Like 'lasses down a 'tater row."
"As sure as grass grows round the stump
You are my darling sngar lamp."
"Grape vine warp and pmec knot tituu
I'll mary you if mami and daui' will in'.
Oh yes, ye sedate and well-settled
all these things must come in a lifi
time; just thbink howwyou used to enjoy
the! And they are, indeed, "things
of eauty and nightmar-es forever.'
Ihre hais teen or will be a lime in
the life of every one of us; wvhei
"your lovesick, Pick wick" exactly
suits t he case, and ihe s->ouer we shed]
thee things the hetter four us.
Pine Grove, Feb. 1, 1899.
Edit: ' lUE ii .Es:
Being a teacher by profession,
our scribe wishes to address a few
ines to the teachers of Clarendon
County, hoping that he may be ben
efitted by some other teacher saying
a few words on the same subject,
which is one of the most essential
factors of senssful tehing. That
subject is: School Diseipline. What
a solemn, tender and arduous task is
imposed upon the teacher into whose
hands is coummitted the training of
the human character, and human
soul, which is more imperishable
than statuary marble, and no doubt I
other teachers will agree with me
that some of the best lessons we ever
learn, we learn from our failures and
mistakes, and that the error of the
past is the w sdom and success of the
future; so failures are necessary to
success and if rightly treated may
be transformed into positive benefit.
The governient of a school is similar
to that of a well regulated family
where everything is agreeable and
harnonious. Hence it is the power
that regulates the rights, duties and
privileges of students in their rela
tion to each other, and to the school
itself. Therefore, in order to succeed,
employ the best method of dsicipline.
No one teacher ~an lay down rules
which are applicable to all places,
cases and circumstances. Yet we can
exercise our judguent, form such
habits and taste in chilhood as to
make the best of citizens in af ter
life, what is the success which we
desire. Is it not to send forth chil
dren equipped mentally and morally
for the life struggle, the growing into
perfect harmony and adjustment
with the wise laws of our universe?
Impose no iron-clad methods, but be
positive, frank, and candid remem
bering that only a small percentage
of human characters are original,
but established by custom and fash
ion therefore, make no restraint only
by reason and benevolence which
w ill always appeal to even the rud
est, and be consistent with the high
er obligations of religion and virtue,
Obey the dictates and compunctions
of a Christian conscience, your can
dor will win confidence and success
will await you.
Packsville, Feb. 5, 1899.
$100 REWARD $100.
The readers of this paper will be pleased
to learn that there is at least one dreaded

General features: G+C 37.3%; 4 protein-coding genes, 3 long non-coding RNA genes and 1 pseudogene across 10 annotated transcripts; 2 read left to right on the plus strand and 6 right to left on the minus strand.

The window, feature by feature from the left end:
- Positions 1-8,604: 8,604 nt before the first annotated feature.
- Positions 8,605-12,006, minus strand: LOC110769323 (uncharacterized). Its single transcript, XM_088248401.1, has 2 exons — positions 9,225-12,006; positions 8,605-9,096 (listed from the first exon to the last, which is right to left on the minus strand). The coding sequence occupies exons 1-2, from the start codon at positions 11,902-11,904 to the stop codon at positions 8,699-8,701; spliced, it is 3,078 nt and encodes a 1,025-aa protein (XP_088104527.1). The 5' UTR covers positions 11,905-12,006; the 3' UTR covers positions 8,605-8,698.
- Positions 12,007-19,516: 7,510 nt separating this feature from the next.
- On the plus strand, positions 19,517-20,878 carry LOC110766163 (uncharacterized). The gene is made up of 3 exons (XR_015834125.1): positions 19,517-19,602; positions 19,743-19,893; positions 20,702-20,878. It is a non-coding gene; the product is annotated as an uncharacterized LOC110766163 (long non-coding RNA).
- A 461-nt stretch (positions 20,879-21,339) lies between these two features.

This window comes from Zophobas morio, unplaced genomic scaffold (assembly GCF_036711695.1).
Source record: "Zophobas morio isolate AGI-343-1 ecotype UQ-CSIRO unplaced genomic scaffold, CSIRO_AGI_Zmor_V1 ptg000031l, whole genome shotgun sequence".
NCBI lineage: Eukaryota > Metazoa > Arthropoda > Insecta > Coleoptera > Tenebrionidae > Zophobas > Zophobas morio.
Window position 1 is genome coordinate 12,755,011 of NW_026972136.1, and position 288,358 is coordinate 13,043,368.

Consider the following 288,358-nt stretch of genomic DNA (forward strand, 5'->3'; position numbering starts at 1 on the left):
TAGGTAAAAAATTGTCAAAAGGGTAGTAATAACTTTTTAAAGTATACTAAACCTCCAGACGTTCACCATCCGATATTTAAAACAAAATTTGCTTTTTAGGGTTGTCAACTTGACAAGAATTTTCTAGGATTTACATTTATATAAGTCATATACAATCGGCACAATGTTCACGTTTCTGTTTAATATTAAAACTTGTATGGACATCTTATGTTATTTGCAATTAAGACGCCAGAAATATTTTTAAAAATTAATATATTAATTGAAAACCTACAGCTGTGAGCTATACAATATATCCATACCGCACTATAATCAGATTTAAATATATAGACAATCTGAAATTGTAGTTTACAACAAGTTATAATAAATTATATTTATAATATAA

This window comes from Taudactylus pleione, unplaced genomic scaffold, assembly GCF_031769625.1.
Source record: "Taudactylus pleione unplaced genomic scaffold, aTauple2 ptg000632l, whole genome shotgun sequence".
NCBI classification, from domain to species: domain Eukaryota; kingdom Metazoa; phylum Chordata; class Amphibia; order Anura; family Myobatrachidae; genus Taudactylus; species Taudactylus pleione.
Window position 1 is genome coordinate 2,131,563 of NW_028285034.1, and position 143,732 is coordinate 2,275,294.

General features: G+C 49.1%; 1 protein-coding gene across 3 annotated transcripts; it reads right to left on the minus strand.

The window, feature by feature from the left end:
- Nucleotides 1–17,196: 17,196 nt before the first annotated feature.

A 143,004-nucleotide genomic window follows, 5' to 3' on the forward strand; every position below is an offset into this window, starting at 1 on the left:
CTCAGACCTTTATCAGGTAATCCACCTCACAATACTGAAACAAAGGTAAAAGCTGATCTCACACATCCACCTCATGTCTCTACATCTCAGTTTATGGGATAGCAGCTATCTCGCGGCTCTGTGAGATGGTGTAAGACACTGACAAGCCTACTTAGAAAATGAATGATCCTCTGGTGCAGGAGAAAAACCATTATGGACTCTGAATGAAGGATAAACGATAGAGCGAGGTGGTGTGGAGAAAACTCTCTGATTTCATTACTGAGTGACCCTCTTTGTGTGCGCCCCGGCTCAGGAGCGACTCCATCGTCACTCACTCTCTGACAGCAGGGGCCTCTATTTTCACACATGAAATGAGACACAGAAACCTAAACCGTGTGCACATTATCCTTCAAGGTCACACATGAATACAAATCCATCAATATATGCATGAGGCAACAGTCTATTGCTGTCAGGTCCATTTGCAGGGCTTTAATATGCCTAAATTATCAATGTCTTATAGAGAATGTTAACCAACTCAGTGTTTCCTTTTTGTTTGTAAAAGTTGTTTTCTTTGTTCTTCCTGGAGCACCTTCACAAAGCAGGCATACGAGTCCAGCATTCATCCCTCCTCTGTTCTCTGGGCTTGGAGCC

di-iease thlat scienc' has been able to cure in i
all it4 tr, arld tlit is catarrb. Hall's
Catarrh Cur,- is the only positive cure
known to the medical Iraternity. Catarrh
being a constitutional disease, requires a
constitutional treatment. Hall's Catarrh
Cure is taken internally, acting directly
upon the blood and mucous surfaces of the
system, thereby destroying the foundation
of the disease, and giving the patient
strength by building up the constitution
and assisting nature in doing its work.
The proprittors have so much faith in its
cnrative powers that they offer one hundred'
dollars for any case that it fails to cure.
Send for list of testinmonials.
Address F. J. CEzEY & Co., Toledo, 0.
Sold by druggists, 75c.
Hall's Family Pills are the best.
A. J. Gill, Jr., Scotia, S. C., writes: I
have used Dr. 11 A Simmons liver madi
ine in my family 10 years. It has cured
indigestion, dyspepsiai, constipation, and
many other ailments. Sold by Dr. W M
Give a man an inch and he wants a
For La Urippe.
Thomas Whitfield & Co, 240 Wabash
avenue, corner Jackson street, one of Chic
ago's oldest and most prominent druggists,
reconmmend Chaiberlain's Congh Remedy
for la grippe, as it not only gives a
prompt and complete relief, but also count
eracts any teudency of la grippe to result
in pneumonia. For sale by R. B. Loryea,
Smoking is undoubtedly injurious
to the tobacco.
Beas6.TheKind You Have Always.Bag~ht
Sherry cobblers are not a blooming
success as shoe-makers.
Grip's Ravages Doomed.
So much misery and so many deaths
hatve been c-ausedl by the Griip, that every
orne sh'ul1 'now what at wo'n.le-rfutl remedy
fort this mahld is fonuid in, Dr King's N..w
IDscve.ry. T'jat dlist ressing~ stnbbortn
enugih, infiu~,'-s youmr throat. r.>bs you of
h--,we-.-ken<. your sys.tem anut paves the
way zlorCo'nsn o ian is qnick'y stopped by
thtis nut~tle-ss enre. It yo'u have cuills
aI fe.ver, tr n int the' ime-k o. the Ihe d,
Nr, r.e..s in~ ho';es aroil muscles, sore thro't
and t :rt con-.r that Gri ps yonr throat like
at ve,~ you nrerd Dr. Kitg'. N.ew Discive-ry
Ito ce v our Gi , rnit prevent Pnteunnoni
or r ''rnsu,,:'rton. 1?. ic. 50 et~s and $1.00.
Money bue, if' nrot red.. A trial bo'ttle
free ut R. it '.r., a drug store'.
The Ancient Order of Hibernians
is unusally whiskey st raighit.
An litnet't Medieine for L.i Grippe.
George WV. Waitr of Soiutht Gardinser. Me.,
sayi.: "I ha~ve hadl the worst cough, cold,
cbills and grip and have tatken lots of tras~h
of not account but proit to the vendor.
Charmberlatin's Conghr Remnedy is the only
thing that hats dione ant g ,ood whatever-. I
hatve used otte 5t0-ent bottle tandr the chills,
cold tand grip have 'll heft ime. I congrratu
!at" thre manrufacturrers of tan honest mredi
cine.'' For stale by RI. E. Lr'ryeat, drug
The most curious thing in the
world is a woman who is not curi
..3 The Kind You Have Always Bought
The atch Th
100 barrels best Fancy Pd. nt Flour, at....
100 barrels Ha'f Patent Flour, at.... .....
100 barrels Family Fbmr, at............
3 lb cans Stantdard Red Ripe Toma
toes, per do'zen................... 90c
2 lb cans Standrard R~ed Ripe Toma
toes, per doz...................... 70c
2 lb cans Early June Peas, per doz... 90c
2 lb cans Extra sitted Peas, per doz. .$1 60)